Origin of total

1350–1400; Middle English (adj.) < Medieval Latin tōtālis, equivalent to Latin tōt(us) entire + -ālis -al1
Related formsqua·si-to·tal, adjectivequa·si-to·tal·ly, adverbre·to·tal, verb (used with object), re·to·taled, re·to·tal·ing or (especially British) re·to·talled, re·to·tal·ling, nounsu·per·to·tal, nounun·to·taled, adjectiveun·to·talled, adjective

Synonyms for total

1. complete. 5, 6. gross, totality. 6. See whole.
Dictionary.com Unabridged Based on the Random House Unabridged Dictionary, © Random House, Inc. 2019


Examples from the Web for totaling

Contemporary Examples of totaling

Historical Examples of totaling


British Dictionary definitions for totaling

total

noun

the whole, esp regarded as the complete sum of a number of parts

adjective

complete; absolutethe evening was a total failure; a total eclipse
(prenominal) being or related to a totalthe total number of passengers

verb -tals, -talling or -talled or US -tals, -taling or -taled

(when intr, sometimes foll by to) to amountto total six pounds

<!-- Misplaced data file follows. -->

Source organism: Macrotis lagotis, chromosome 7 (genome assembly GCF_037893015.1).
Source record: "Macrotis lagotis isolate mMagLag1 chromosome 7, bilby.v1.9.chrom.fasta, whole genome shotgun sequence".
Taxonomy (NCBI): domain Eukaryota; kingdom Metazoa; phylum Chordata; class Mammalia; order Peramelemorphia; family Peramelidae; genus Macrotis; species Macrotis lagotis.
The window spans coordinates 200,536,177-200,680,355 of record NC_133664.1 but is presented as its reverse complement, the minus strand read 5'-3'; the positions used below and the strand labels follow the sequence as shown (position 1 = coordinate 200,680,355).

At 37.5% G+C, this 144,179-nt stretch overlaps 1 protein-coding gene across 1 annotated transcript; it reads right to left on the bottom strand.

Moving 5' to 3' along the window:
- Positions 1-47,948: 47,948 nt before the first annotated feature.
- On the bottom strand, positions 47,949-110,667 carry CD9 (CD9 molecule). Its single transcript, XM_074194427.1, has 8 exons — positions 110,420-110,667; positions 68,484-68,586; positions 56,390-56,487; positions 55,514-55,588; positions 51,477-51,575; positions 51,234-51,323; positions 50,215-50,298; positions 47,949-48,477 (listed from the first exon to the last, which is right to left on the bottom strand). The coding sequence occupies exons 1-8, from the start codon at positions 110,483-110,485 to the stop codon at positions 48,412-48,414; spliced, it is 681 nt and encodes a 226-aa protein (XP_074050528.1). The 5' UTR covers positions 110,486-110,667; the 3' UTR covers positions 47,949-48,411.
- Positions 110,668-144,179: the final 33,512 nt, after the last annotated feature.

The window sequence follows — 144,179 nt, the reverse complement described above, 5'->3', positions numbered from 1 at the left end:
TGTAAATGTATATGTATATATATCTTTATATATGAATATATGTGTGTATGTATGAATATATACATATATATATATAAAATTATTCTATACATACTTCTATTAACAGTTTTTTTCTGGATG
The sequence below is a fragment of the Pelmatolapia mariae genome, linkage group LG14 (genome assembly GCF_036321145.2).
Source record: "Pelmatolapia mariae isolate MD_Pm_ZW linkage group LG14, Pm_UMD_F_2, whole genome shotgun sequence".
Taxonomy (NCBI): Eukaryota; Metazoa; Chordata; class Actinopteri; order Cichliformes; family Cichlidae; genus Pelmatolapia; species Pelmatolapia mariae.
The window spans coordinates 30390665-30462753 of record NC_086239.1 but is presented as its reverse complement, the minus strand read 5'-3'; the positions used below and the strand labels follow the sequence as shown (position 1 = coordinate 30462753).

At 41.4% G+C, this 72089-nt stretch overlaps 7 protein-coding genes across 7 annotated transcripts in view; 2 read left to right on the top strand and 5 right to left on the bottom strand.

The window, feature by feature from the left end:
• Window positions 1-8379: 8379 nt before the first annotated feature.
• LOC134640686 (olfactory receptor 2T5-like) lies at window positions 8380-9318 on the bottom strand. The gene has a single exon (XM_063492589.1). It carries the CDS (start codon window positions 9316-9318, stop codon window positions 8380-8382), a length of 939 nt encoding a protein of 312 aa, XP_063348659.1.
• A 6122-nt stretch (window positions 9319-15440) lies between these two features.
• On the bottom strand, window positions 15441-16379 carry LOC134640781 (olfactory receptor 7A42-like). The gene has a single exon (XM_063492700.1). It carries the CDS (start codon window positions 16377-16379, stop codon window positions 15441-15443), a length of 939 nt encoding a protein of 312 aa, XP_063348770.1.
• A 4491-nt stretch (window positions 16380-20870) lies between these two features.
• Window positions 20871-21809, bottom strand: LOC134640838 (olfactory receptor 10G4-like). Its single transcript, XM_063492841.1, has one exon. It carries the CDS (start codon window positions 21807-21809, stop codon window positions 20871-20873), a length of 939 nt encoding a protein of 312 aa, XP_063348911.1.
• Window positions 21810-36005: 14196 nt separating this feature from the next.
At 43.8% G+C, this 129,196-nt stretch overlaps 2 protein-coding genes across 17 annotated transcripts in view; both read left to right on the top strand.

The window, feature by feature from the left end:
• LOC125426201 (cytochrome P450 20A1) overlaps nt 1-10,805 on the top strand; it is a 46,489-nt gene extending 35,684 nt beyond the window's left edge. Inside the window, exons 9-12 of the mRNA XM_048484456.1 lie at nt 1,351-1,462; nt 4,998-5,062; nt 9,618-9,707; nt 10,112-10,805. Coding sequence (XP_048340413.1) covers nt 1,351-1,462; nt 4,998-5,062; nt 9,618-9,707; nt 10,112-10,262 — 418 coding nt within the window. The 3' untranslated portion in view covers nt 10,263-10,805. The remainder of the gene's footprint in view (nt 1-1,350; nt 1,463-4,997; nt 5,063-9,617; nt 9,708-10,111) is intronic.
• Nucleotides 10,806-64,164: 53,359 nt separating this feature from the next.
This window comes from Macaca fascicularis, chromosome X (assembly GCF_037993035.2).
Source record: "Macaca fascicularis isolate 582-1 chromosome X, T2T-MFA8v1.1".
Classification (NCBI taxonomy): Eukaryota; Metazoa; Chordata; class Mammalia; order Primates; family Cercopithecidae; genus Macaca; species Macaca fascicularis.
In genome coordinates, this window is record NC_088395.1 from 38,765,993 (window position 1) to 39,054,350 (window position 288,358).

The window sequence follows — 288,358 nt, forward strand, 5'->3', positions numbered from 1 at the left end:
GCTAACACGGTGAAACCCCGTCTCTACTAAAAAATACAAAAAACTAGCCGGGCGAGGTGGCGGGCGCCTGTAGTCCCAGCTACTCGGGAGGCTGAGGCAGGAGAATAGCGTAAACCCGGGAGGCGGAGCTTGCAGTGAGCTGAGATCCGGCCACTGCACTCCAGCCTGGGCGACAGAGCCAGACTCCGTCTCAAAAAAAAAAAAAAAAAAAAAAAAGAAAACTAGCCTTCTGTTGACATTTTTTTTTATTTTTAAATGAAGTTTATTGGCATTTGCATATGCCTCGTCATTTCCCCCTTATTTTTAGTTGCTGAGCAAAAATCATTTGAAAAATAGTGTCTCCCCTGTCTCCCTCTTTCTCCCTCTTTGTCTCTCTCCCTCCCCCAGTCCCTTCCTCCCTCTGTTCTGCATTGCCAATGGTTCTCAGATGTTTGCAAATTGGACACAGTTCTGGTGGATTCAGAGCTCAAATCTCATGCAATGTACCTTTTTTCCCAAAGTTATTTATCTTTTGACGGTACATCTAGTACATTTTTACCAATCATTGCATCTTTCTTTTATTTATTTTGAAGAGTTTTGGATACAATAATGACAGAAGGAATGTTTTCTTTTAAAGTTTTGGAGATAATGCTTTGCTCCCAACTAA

(tr) to add upto total a list of prices
(tr) slang to kill or badly injure (someone)
(tr) mainly US to damage (a vehicle) beyond repair
Derived Formstotally, adverb

Word Origin for total

C14: from Old French, from Medieval Latin tōtālis, from Latin tōtus all
Collins English Dictionary - Complete & Unabridged 2012 Digital Edition © William Collins Sons & Co. Ltd. 1979, 1986 © HarperCollins Publishers 1998, 2000, 2003, 2005, 2006, 2007, 2009, 2012

Word Origin and History for totaling

total

adj.

late 14c., from Old French total, from Medieval Latin totalis "entire, total" (as in summa totalis "sum total"), from Latin totus "all, whole, entire," of unknown origin. Total war is attested from 1937, in reference to a concept developed in Germany.

total

n.

1550s, from total (adj.).

total

v.

1716, from total (n.). Meaning "to destroy one's car" first recorded 1954. Related: Totaled; totaling.

Online Etymology Dictionary, © 2010 Douglas Harper